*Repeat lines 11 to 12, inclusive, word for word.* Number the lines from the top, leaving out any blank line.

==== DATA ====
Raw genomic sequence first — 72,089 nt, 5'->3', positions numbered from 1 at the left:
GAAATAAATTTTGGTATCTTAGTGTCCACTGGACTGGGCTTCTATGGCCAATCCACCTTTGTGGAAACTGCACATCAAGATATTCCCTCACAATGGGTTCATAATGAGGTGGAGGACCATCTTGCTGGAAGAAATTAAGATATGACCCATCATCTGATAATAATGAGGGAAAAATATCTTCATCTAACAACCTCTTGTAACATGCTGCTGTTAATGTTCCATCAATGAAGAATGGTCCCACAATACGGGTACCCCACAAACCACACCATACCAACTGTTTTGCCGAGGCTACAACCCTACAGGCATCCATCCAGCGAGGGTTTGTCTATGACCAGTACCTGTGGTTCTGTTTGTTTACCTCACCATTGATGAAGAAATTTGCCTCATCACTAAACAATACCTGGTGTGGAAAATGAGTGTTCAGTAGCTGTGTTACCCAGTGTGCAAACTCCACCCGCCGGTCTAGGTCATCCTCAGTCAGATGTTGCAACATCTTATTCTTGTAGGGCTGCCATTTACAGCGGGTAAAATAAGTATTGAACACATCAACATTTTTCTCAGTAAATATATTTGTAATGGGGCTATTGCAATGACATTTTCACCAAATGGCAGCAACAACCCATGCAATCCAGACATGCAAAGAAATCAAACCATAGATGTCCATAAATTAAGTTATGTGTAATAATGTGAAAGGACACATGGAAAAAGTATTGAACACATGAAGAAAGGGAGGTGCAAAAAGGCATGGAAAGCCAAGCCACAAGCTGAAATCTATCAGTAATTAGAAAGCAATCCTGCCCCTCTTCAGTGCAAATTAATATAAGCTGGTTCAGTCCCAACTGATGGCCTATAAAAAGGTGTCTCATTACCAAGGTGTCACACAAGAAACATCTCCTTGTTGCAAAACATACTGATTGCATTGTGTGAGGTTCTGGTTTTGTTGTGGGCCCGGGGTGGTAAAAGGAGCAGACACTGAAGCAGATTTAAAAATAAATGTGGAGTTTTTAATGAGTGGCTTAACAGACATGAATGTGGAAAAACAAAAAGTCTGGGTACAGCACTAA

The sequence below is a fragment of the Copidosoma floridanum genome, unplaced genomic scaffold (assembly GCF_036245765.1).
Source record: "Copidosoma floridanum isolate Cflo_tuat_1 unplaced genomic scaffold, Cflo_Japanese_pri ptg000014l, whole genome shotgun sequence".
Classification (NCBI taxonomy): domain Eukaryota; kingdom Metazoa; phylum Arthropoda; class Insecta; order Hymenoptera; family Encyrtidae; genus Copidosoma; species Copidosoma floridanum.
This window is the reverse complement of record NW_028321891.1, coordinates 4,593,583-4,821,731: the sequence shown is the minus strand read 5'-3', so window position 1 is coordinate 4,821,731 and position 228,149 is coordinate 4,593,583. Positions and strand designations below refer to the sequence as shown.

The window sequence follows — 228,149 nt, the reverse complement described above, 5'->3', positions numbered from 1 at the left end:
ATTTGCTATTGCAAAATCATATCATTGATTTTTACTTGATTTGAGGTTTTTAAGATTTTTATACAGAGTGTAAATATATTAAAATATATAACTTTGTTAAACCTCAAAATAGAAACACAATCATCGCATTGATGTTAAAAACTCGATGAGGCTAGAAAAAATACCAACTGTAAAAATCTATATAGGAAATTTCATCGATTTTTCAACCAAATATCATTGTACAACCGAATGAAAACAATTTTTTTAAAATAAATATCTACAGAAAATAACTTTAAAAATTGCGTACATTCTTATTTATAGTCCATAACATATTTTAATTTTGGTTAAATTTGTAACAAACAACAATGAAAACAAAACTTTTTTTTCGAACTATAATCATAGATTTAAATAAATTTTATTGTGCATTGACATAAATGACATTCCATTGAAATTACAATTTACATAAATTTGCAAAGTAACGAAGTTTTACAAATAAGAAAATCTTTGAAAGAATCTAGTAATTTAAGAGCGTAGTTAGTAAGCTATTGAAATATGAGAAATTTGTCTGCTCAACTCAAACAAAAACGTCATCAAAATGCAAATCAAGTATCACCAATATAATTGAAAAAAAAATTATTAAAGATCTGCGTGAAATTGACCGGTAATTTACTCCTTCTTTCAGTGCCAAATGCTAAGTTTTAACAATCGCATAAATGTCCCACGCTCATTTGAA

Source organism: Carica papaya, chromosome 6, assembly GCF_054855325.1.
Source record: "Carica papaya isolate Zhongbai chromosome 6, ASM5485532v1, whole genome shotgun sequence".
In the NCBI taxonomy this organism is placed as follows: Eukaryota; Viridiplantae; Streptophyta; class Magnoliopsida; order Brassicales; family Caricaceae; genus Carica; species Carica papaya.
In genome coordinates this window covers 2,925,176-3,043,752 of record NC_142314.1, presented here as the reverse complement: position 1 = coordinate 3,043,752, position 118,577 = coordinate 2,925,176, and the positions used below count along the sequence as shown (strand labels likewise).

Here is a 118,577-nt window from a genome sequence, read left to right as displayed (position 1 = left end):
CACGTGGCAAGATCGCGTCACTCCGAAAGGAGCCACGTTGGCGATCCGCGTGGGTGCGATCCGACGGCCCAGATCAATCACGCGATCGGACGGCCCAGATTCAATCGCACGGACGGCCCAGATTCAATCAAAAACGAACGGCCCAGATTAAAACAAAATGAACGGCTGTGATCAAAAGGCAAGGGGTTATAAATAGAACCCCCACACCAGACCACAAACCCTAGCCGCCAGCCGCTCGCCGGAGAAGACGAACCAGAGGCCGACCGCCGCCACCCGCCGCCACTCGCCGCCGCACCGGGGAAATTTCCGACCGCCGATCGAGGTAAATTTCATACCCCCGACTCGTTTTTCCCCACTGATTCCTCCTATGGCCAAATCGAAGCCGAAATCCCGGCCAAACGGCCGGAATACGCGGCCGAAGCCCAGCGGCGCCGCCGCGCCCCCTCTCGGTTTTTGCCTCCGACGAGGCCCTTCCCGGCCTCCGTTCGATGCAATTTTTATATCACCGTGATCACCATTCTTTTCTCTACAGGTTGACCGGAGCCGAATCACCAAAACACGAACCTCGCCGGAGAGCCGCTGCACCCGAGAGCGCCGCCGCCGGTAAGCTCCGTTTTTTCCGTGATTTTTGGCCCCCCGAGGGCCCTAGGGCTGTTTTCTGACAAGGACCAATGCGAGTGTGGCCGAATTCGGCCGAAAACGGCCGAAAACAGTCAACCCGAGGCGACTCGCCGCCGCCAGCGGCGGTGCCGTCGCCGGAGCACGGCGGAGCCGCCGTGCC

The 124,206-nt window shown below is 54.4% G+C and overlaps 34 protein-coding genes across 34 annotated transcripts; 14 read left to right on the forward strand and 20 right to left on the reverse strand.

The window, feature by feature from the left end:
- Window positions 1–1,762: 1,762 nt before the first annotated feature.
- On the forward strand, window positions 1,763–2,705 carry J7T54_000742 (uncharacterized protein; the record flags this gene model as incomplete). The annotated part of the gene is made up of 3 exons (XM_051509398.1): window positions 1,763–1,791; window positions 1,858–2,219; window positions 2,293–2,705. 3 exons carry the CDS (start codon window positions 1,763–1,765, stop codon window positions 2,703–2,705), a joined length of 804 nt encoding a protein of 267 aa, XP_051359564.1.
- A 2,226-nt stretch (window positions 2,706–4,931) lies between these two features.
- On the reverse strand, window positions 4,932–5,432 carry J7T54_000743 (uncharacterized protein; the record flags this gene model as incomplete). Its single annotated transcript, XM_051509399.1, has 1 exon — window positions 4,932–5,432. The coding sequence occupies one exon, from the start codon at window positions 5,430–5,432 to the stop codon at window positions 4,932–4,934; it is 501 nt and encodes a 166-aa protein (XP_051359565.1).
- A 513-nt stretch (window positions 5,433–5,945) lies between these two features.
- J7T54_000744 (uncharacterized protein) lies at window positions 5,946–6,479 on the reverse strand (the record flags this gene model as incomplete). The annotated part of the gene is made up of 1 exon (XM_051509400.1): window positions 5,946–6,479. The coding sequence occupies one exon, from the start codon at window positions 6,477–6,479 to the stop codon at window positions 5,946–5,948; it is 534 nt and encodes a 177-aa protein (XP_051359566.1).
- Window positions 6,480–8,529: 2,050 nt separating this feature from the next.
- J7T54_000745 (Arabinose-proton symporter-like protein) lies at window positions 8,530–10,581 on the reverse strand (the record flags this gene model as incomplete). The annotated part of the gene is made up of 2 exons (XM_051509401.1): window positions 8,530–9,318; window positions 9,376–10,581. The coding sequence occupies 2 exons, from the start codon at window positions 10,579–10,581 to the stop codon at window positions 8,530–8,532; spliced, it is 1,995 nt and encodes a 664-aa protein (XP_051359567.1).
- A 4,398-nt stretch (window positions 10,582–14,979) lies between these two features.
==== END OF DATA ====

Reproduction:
In the NCBI taxonomy this organism is placed as follows: Eukaryota; Viridiplantae; Streptophyta; class Magnoliopsida; order Brassicales; family Caricaceae; genus Carica; species Carica papaya.
In genome coordinates this window covers 2,925,176-3,043,752 of record NC_142314.1, presented here as the reverse complement: position 1 = coordinate 3,043,752, position 118,577 = coordinate 2,925,176, and the positions used below count along the sequence as shown (strand labels likewise).